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Sophie Rutkowski

on 16 September 2013

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Presentation by:
Thomas Machado
Sophie Rutkowski
Emily Johnson
Game Based Learning
Teachers have been trying to use video games for multiple teaching methods and strategies. Very common studies have been using games for:
Modern Implementations
• Game playing will only enhance a specific skill if the game focuses on utilizing that skill in the game
• Teachers cannot easily implement commercially made games
• It takes too much time for teachers to learn how to play games and create lesson plans integrating them
• Games consume too much class time and don’t leave enough time for instruction
• Teachers have difficulty finding games that align with the curriculum and school standards
• Children can quickly become bored if the game does not continue to offer challenging tasks
Famous Names
Some very popular game & media companies that have integrated learning into their development production are:
Sorry! Our references are in another castle!


Game Over
What is Game Based Learning?
Children instinctively play to learn. For example, games like "house" or "grown ups."
(Dirt Bike Proportions)
(Place it USA)
This game has been used to teach differences in time periods, including: countries' varied resources, agriculture & machinery, conflicts in history, and other topics.
World History
Statistics & Business Management
(Tycoon Franchise)
This game has been used by teachers to teach business management, stocks, statistics, social interactions, and a variety of other topics.
Simply put, GBL is a form of education that uses games as a means to teach.

A Slow Start
Egenfeldt-Nielsen identified different productions of games based on the connection between technology advancement and the progression of learning theories.
With Game Based Learning came the hype surrounding its possibilities, but the technology at the time wasn't good enough to give it a good start, so it was a let down when games were finally being produced in the early 1950s to the 1980s.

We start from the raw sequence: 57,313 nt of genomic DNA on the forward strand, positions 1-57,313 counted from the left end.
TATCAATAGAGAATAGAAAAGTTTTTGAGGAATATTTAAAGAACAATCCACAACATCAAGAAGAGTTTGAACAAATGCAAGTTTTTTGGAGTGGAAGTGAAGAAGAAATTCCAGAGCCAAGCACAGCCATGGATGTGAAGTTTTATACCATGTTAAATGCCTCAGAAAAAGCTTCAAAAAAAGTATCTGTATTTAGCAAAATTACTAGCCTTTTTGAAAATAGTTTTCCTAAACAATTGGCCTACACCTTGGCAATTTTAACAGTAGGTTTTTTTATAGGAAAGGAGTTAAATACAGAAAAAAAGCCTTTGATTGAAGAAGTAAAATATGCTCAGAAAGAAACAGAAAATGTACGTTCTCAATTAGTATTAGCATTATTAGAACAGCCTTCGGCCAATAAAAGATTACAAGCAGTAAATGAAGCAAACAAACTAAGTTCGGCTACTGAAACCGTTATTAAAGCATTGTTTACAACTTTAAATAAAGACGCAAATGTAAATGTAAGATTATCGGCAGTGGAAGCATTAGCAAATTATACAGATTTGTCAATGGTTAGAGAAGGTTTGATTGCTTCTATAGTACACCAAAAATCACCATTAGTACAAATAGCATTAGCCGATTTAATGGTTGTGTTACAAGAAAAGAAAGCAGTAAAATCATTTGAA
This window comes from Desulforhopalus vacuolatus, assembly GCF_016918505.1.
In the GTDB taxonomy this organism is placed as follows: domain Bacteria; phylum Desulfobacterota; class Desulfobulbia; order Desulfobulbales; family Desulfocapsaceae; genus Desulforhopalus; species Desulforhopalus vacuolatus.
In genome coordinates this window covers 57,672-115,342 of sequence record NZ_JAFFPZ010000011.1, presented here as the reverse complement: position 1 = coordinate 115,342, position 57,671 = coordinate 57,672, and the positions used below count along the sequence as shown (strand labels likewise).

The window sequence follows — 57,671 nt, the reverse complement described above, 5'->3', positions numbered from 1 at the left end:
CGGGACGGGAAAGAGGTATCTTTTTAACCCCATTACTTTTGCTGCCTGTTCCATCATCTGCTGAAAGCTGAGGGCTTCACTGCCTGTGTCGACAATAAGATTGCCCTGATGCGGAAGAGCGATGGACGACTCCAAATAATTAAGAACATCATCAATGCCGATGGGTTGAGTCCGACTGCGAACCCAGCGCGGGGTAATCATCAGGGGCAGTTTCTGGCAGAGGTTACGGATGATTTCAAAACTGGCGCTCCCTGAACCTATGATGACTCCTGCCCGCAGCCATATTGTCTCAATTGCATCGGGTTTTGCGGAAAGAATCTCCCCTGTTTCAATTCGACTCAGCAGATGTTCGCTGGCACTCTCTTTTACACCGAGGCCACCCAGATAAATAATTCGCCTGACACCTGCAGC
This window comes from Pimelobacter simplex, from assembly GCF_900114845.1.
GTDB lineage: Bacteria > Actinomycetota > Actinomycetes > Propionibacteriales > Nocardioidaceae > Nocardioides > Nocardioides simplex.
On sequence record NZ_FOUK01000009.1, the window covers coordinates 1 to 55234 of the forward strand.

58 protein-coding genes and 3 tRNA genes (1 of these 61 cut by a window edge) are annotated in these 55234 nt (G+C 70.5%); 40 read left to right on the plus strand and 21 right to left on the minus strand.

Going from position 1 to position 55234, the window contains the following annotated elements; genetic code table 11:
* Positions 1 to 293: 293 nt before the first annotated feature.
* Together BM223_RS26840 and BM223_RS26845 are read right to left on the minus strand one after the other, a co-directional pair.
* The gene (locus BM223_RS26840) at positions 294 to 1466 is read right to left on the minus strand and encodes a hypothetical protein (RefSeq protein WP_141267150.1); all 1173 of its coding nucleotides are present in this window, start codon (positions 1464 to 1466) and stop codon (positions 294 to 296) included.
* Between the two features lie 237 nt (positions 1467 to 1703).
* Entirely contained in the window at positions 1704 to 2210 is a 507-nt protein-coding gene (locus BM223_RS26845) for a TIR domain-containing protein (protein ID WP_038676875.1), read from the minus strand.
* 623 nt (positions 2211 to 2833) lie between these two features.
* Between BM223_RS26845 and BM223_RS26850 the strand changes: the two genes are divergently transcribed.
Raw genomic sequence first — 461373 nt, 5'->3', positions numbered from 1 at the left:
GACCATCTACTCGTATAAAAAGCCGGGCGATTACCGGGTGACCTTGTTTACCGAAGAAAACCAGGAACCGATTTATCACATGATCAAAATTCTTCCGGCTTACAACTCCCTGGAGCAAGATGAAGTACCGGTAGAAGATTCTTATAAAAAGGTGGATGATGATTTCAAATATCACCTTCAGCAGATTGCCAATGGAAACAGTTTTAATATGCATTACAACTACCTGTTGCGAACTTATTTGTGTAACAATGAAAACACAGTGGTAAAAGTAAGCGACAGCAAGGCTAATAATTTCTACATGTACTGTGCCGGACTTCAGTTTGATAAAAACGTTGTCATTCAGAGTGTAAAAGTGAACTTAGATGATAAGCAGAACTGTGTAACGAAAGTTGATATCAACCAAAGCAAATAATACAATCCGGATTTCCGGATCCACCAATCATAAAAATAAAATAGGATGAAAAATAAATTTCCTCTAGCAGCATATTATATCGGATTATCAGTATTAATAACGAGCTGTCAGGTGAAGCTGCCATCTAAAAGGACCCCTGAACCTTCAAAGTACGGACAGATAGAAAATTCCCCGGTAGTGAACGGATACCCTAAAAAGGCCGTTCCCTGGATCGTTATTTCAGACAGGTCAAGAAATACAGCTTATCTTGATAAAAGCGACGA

No one took much interest in it and it lost most of it's momentum.
Evolution of GBL by Popular Theories
Gen II
The second generation was based on a cognitive approach. The learner became the centre of attention; games focused on utilizing learner's existing knowledge. Failures occurred due to the necessity of already having vast background knowledge on the topic.

The third generation did not exclusively focus on specifically either the computer or the person, but looked at the broader process of educational use of computer games through the constructivism theory. It stressed the key role of providing a social context between the player and the game that facilitated asking the right questions and going to the right places. The teacher became central as a facilitator, adapting computer games experiences to the school's mandated content.

Gen I
The first generation’s perspective corresponded
with Behaviorism. Developers based games off of this theory, stating: "learning occurrs when you can practice certain skills enough times." Most attempts during this time failed because the edutainment games were too simplistic in comparison with competing video games. The tasks were very repetitive, poorly designed due to mediocre technology, and did not support progressive understanding.

Getting Games into the Classroom
Teachers have different ways of integrating games into the classroom. They are typically assigned into two categories:
Games that are specifically made with the purpose to educate.